For some families, there is not a more satisfying holiday than returning to the familiar destination they visited the previous year and doing the same sort of thing they have been doing since childhood. Other families are thrill-seekers and enjoy travelling to new places every year, each more exotic than the former.
Whatever your preference, you may fancy a change from your normal type of holiday – here are some of the best types of holidays for families to help guide your getaway plans.
You can rent a villa in countless destinations across the world, but the word villa is mostly associated with European countries like Greece and Italy. Don’t be fooled by etymology, though; you can have villa experiences in destinations with cultures as varied as those in Florida, Barbados, or Thailand! These holidays vary depending on the location you have chosen, but activities can include fishing, visiting museums and markets, absorbing the local culture, and going boating.
Holiday villas typically include private pools, and there are some that can accommodate multiple families if you want to go with family friends. These prove to be highly popular for families who want to balance quality family time with activities just for the kids, so the adults have some time and space to themselves.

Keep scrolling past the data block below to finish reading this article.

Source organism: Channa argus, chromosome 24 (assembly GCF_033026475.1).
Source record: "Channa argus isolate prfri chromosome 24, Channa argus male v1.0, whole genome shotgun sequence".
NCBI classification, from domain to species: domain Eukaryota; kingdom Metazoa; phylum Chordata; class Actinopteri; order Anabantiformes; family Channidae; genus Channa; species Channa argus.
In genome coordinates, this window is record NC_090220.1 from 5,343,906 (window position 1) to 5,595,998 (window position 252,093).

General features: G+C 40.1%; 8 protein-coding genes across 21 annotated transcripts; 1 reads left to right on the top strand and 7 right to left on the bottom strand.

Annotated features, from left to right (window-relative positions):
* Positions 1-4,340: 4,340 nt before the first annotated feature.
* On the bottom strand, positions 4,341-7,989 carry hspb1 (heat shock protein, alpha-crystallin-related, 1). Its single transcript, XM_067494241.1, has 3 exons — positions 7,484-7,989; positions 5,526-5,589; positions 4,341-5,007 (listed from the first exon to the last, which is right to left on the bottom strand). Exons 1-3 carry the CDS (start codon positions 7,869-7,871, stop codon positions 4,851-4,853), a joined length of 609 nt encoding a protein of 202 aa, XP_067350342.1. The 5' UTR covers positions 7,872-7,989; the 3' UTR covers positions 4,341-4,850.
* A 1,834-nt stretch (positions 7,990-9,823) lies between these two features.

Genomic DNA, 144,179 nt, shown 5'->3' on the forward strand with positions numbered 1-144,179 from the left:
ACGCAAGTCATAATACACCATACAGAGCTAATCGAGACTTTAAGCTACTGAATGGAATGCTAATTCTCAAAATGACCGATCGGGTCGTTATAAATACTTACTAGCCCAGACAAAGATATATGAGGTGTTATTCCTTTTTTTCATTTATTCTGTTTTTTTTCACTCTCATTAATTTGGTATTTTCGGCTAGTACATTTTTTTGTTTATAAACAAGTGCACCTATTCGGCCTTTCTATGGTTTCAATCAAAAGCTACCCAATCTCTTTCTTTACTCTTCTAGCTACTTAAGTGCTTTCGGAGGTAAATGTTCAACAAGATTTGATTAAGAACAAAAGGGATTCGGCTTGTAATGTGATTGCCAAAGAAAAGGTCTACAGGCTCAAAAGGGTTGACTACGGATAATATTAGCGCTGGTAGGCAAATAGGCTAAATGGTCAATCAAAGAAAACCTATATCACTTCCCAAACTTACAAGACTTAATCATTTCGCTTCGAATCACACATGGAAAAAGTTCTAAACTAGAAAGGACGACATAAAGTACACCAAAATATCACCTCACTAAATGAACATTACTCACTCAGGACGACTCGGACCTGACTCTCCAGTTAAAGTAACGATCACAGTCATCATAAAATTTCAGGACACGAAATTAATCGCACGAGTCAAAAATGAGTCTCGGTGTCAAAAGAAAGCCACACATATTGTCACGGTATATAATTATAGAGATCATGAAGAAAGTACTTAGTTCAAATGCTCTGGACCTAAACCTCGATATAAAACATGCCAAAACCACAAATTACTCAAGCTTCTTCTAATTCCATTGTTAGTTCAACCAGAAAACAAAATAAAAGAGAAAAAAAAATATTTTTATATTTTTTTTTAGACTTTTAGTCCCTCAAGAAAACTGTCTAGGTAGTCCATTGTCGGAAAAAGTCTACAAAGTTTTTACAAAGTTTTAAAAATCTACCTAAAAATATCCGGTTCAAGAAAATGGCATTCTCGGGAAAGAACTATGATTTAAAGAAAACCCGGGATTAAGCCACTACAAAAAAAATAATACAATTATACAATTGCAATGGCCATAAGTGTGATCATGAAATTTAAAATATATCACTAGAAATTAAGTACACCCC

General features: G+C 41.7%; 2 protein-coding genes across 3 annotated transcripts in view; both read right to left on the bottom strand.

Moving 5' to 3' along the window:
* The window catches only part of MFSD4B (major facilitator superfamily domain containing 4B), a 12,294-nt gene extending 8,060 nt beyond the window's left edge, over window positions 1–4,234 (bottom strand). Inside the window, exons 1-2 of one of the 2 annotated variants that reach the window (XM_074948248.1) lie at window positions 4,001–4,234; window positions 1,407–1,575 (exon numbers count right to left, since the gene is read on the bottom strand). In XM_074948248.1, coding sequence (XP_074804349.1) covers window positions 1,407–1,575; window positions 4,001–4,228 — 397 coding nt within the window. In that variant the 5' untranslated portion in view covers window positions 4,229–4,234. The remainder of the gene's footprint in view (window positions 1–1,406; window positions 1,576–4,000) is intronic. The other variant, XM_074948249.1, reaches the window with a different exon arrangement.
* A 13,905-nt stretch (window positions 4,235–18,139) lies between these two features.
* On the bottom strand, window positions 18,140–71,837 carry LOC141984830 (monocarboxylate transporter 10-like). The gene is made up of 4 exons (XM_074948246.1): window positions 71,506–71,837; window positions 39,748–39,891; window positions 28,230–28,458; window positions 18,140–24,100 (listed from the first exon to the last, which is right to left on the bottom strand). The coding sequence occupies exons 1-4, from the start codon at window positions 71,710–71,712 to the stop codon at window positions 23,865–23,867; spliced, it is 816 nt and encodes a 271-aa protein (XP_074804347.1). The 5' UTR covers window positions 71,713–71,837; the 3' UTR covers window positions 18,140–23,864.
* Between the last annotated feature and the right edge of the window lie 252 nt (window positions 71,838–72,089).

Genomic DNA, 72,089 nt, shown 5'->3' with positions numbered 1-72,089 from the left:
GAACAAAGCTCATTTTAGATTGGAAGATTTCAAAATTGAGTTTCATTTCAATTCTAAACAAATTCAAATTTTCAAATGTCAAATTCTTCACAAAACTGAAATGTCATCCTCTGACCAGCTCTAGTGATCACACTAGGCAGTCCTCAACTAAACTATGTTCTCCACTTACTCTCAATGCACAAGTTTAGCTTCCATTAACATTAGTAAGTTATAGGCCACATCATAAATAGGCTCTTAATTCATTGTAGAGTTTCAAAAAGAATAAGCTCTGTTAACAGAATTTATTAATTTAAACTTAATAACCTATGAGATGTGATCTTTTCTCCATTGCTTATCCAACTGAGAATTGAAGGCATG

Private Villa Pros: Personal space, holiday to your own schedule, more opportunity to explore the local history and culture, varied pricing
Private Villa Cons: Not too exciting or fast-paced, can be expensive without a travel package
Skiing or Snowboarding
Snow sports are a great novelty if you don’t see the snow too frequently, and can be a great way to keep kids occupied. If you’re a thrill lover, you’ll find racing down the mountain thoroughly enjoyable, but if you prefer more relaxed and peaceful holidays, this might not be the one for you. However, that is becoming less and less the case as ski resorts are starting to accommodate those who don’t like skiing.
Resorts like Alberg1800 in Austria are beginning to offer galleries, concert halls and shopping centres, as well as the standard spa to help you relax and unwind – turning what is usually a holiday associated with intense activity into one where you can relax in tranquillity. Many have a favourite ski resort, but for those that like to change things up, there are impressive ski resorts all across the globe.
Ski Holiday Pros: Exciting, entertaining, healthy
Ski Holiday Cons: Expensive, unvaried, typically lack culture-related activities
Cities tend to be cultural hubs of countries, and the opportunities are vast. You could immerse yourself in the exhilarating skyscrapers of Manhattan or Tokyo; dive into the rich histories of ancient European cities like Rome or Athens; or broaden your horizons and explore very different cultures in cities like Bangkok, Beijing or New Delhi. You’ll never be bored when visiting a big city, but this normally carries with it the burden of a lot of research. With so much opportunity, not keeping yourself occupied and entertained by jewels of the metropolis can cause you to feel like you’re missing out. However, that also means that you can revisit a city and have an entirely different experience.